I think it's interesting how some model names where reused for different models and other times there was a roman numeral addition to the name like II, III, etc. I guess the latter could be considered a series of models such as; the Storm King models, Rotomatics, even the initial Accumatics. Other times just the same was reused, such as the Drake, or Martin.
Still, there isn't always a rhyme or reason for the reuse and the family resemblance, if there is one, isn't very obvious. A good example is the Boatswain, Boastwain II and Boatswain III. The latter is nothing like the initial two. Go figure.
A very small family of watches might be defined but the two Seaman models, the 1962 Seaman and the 1966 Seaman II. They have a very strong family resemblance and could easily be twins. The are also both one-catalog wonders... the Seaman was only shown in the 1962 catalog and the Seaman II was only in the 1966/67 catalog.
Looks like the biggest difference between the two models is the price tag - a $20 decrease between the 1962 and 1966 versions. An astute eye might notice the Seaman appears to have a pearled minute track where the Seaman II has hash marks. The contour of the lugs is slightly different too. Of course, the hands are different shapes as well.
My project watch is an interesting example. Notice it has the original Seaman-style hands. That's not terribly unusual, as the factory was known to use whatever worked during busy times of the year like preparing for graduations or Christmas. The crystal has a large scrape so the dark blemish on the dial is actually just the crystal.
The SWISS on the dial, sweep second hand and the flat back are good indicators that there's an ETA-based movement inside like the 688. This is a one-piece case so the movement comes out the front after the crystal is removed.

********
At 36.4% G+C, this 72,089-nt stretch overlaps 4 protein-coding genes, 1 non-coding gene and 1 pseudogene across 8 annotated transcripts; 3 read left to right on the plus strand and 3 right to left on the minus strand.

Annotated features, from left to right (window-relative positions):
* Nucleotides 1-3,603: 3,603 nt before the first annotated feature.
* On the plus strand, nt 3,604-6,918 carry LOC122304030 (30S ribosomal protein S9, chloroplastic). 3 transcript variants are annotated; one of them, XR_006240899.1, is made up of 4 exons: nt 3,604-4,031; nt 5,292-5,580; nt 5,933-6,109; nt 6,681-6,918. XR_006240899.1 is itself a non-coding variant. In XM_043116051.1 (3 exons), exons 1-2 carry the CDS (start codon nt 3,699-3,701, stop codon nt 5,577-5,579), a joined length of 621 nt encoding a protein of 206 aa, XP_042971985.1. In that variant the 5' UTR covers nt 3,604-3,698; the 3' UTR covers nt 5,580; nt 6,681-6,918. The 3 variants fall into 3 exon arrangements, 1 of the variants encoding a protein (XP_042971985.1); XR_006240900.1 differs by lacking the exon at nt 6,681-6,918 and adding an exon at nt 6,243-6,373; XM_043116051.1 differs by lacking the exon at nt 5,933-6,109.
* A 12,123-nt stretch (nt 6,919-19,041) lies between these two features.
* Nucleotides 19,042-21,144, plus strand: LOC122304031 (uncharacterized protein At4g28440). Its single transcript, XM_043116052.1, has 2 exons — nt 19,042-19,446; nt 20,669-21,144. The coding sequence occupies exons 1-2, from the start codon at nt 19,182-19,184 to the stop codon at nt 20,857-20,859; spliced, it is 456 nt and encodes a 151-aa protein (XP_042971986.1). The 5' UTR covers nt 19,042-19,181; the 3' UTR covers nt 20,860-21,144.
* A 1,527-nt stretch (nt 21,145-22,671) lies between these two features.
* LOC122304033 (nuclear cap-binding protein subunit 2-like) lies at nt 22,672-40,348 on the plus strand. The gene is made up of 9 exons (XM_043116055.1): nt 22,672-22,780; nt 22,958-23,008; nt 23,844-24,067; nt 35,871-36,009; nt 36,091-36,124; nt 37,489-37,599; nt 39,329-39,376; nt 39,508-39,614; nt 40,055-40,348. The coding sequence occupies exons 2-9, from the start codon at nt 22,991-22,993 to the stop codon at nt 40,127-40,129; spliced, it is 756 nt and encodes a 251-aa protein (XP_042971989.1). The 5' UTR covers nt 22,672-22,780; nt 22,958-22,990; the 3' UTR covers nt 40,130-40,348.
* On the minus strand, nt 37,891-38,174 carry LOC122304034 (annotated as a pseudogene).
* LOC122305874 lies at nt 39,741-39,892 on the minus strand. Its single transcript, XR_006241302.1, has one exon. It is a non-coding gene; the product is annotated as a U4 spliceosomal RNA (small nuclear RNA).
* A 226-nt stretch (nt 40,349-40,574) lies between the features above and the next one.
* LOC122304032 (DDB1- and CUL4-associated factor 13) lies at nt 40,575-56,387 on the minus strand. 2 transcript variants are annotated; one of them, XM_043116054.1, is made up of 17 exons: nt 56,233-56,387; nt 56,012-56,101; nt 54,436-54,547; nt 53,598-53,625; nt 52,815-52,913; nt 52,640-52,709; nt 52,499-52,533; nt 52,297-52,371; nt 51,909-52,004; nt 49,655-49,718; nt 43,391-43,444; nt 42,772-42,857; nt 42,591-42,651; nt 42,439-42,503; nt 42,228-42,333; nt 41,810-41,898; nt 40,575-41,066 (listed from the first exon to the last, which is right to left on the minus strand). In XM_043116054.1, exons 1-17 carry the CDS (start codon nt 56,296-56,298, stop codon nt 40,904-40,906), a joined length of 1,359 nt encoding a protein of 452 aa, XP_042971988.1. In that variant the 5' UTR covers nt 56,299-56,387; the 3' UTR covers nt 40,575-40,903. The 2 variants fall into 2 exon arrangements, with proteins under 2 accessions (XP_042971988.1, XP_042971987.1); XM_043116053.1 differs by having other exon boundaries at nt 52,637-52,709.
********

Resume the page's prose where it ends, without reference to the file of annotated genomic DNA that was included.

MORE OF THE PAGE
I'll use a small lever to separate the two-piece stem and pop the crown off. Then I can remove the crystal and lift the movement out.
Based on the number scrapes and scratches on the crystal, I think a new crystal will be a huge improvement.
As expected, there's a 17 jewel Hamilton 688 movement inside. It looks like it was never touched since it was initially installed.
Check out this textured dial. I doubt this dial could be refinished to look like new again, good thing this one is perfect.
The inside of the case back shows no signs of previous services. It's also interesting to see the model number 921565 ends with 65. That would indicate this watch was created in 1965, probably after the 1965 catalog was released so it became a 1966 model. The number beginning with R is the unique serial number for this watch.
A new 29.5 high dome crystal is ready to be installed.
The movement is cleaned and ready to be put back together.
The reassembled movement is back to ticking away with good motion. Now to see what the timer says.
Well, running a little fast but the amplitude is low and the beat error is on the higher side.
Well, I reduced the beat error and the amplitude came up but it's just barely over 200 degrees. That wouldn't be terrible if this was a pre-1940 movement with a set mainspring but I would rather see an amplitude in the mid to high 200's.
When I see moderately low amplitude I first check the barrel to make sure that it's not dragging. Sure enough, it wasn't completely closed... it was close but not closed.
Ah, that's much better.
Well, this 1966 Seaman II looks and runs like it just left the showroom display case. The only distractions to my eye are two specks of polish compound near the lugs and a piece of fiber on the lizard strap - all are easily removed.
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